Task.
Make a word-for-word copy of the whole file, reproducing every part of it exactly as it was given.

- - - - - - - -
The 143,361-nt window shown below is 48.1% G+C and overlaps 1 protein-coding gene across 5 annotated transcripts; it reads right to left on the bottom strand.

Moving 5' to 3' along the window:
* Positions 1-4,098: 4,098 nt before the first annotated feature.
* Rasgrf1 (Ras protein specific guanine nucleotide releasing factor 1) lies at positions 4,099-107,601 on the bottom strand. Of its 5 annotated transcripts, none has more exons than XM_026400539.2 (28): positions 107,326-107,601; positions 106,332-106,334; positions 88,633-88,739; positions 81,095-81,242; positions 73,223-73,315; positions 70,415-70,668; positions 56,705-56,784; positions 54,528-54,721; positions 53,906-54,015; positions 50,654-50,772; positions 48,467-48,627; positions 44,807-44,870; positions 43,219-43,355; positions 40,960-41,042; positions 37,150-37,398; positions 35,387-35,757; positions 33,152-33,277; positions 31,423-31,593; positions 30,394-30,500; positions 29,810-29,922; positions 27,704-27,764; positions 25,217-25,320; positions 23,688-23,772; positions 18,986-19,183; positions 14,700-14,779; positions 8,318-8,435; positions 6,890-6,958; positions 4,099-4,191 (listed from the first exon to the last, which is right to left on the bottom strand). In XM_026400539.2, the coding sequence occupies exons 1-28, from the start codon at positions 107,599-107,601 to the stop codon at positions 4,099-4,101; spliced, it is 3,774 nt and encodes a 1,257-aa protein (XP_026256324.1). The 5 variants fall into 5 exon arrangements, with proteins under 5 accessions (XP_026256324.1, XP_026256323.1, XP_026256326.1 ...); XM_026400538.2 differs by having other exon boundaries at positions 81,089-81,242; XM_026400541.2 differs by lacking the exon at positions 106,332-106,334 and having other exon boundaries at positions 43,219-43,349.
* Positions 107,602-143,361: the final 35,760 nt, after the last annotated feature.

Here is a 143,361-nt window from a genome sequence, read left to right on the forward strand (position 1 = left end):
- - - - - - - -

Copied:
The 143,361-nt window shown below is 48.1% G+C and overlaps 1 protein-coding gene across 5 annotated transcripts; it reads right to left on the bottom strand.

Moving 5' to 3' along the window:
* Positions 1-4,098: 4,098 nt before the first annotated feature.
* Rasgrf1 (Ras protein specific guanine nucleotide releasing factor 1) lies at positions 4,099-107,601 on the bottom strand. Of its 5 annotated transcripts, none has more exons than XM_026400539.2 (28): positions 107,326-107,601; positions 106,332-106,334; positions 88,633-88,739; positions 81,095-81,242; positions 73,223-73,315; positions 70,415-70,668; positions 56,705-56,784; positions 54,528-54,721; positions 53,906-54,015; positions 50,654-50,772; positions 48,467-48,627; positions 44,807-44,870; positions 43,219-43,355; positions 40,960-41,042; positions 37,150-37,398; positions 35,387-35,757; positions 33,152-33,277; positions 31,423-31,593; positions 30,394-30,500; positions 29,810-29,922; positions 27,704-27,764; positions 25,217-25,320; positions 23,688-23,772; positions 18,986-19,183; positions 14,700-14,779; positions 8,318-8,435; positions 6,890-6,958; positions 4,099-4,191 (listed from the first exon to the last, which is right to left on the bottom strand). In XM_026400539.2, the coding sequence occupies exons 1-28, from the start codon at positions 107,599-107,601 to the stop codon at positions 4,099-4,101; spliced, it is 3,774 nt and encodes a 1,257-aa protein (XP_026256324.1). The 5 variants fall into 5 exon arrangements, with proteins under 5 accessions (XP_026256324.1, XP_026256323.1, XP_026256326.1 ...); XM_026400538.2 differs by having other exon boundaries at positions 81,089-81,242; XM_026400541.2 differs by lacking the exon at positions 106,332-106,334 and having other exon boundaries at positions 43,219-43,349.
* Positions 107,602-143,361: the final 35,760 nt, after the last annotated feature.

Here is a 143,361-nt window from a genome sequence, read left to right on the forward strand (position 1 = left end):